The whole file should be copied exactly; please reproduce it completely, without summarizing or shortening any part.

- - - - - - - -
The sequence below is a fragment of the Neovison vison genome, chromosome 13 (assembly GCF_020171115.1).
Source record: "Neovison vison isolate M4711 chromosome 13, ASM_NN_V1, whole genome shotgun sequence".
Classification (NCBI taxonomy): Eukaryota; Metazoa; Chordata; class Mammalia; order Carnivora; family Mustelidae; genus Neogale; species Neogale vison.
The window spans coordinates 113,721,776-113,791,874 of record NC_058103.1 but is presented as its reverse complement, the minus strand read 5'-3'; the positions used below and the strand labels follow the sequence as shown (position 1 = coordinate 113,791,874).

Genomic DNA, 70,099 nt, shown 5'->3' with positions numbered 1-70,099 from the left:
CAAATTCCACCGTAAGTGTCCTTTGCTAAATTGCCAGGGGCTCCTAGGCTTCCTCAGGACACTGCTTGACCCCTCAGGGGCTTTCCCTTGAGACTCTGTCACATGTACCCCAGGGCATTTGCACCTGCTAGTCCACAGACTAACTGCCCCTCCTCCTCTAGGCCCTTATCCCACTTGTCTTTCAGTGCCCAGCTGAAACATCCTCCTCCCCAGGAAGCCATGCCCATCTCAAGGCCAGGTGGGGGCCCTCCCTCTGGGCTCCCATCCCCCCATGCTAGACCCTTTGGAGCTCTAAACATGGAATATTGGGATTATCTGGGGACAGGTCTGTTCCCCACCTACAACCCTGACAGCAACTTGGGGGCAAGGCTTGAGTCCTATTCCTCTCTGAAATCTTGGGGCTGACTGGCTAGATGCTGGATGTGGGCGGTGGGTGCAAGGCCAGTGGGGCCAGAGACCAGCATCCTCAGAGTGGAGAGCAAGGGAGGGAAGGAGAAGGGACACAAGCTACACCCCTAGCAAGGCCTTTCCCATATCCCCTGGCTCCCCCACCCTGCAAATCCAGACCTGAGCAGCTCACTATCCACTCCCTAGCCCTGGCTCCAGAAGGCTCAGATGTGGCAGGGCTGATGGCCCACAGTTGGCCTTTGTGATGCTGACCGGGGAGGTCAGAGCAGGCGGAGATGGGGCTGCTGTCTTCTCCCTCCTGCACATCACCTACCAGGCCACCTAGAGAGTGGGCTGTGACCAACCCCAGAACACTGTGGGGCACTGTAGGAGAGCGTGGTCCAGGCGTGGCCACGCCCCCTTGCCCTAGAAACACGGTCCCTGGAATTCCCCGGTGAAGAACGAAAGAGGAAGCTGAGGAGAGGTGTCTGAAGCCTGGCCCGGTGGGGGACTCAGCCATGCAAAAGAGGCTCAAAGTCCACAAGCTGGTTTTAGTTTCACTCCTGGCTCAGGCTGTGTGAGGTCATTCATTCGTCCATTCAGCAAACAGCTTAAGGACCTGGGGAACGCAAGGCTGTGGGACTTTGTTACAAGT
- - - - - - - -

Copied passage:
The sequence below is a fragment of the Neovison vison genome, chromosome 13 (assembly GCF_020171115.1).
Source record: "Neovison vison isolate M4711 chromosome 13, ASM_NN_V1, whole genome shotgun sequence".
Classification (NCBI taxonomy): Eukaryota; Metazoa; Chordata; class Mammalia; order Carnivora; family Mustelidae; genus Neogale; species Neogale vison.
The window spans coordinates 113,721,776-113,791,874 of record NC_058103.1 but is presented as its reverse complement, the minus strand read 5'-3'; the positions used below and the strand labels follow the sequence as shown (position 1 = coordinate 113,791,874).

Genomic DNA, 70,099 nt, shown 5'->3' with positions numbered 1-70,099 from the left:
CAAATTCCACCGTAAGTGTCCTTTGCTAAATTGCCAGGGGCTCCTAGGCTTCCTCAGGACACTGCTTGACCCCTCAGGGGCTTTCCCTTGAGACTCTGTCACATGTACCCCAGGGCATTTGCACCTGCTAGTCCACAGACTAACTGCCCCTCCTCCTCTAGGCCCTTATCCCACTTGTCTTTCAGTGCCCAGCTGAAACATCCTCCTCCCCAGGAAGCCATGCCCATCTCAAGGCCAGGTGGGGGCCCTCCCTCTGGGCTCCCATCCCCCCATGCTAGACCCTTTGGAGCTCTAAACATGGAATATTGGGATTATCTGGGGACAGGTCTGTTCCCCACCTACAACCCTGACAGCAACTTGGGGGCAAGGCTTGAGTCCTATTCCTCTCTGAAATCTTGGGGCTGACTGGCTAGATGCTGGATGTGGGCGGTGGGTGCAAGGCCAGTGGGGCCAGAGACCAGCATCCTCAGAGTGGAGAGCAAGGGAGGGAAGGAGAAGGGACACAAGCTACACCCCTAGCAAGGCCTTTCCCATATCCCCTGGCTCCCCCACCCTGCAAATCCAGACCTGAGCAGCTCACTATCCACTCCCTAGCCCTGGCTCCAGAAGGCTCAGATGTGGCAGGGCTGATGGCCCACAGTTGGCCTTTGTGATGCTGACCGGGGAGGTCAGAGCAGGCGGAGATGGGGCTGCTGTCTTCTCCCTCCTGCACATCACCTACCAGGCCACCTAGAGAGTGGGCTGTGACCAACCCCAGAACACTGTGGGGCACTGTAGGAGAGCGTGGTCCAGGCGTGGCCACGCCCCCTTGCCCTAGAAACACGGTCCCTGGAATTCCCCGGTGAAGAACGAAAGAGGAAGCTGAGGAGAGGTGTCTGAAGCCTGGCCCGGTGGGGGACTCAGCCATGCAAAAGAGGCTCAAAGTCCACAAGCTGGTTTTAGTTTCACTCCTGGCTCAGGCTGTGTGAGGTCATTCATTCGTCCATTCAGCAAACAGCTTAAGGACCTGGGGAACGCAAGGCTGTGGGACTTTGTTACAAGT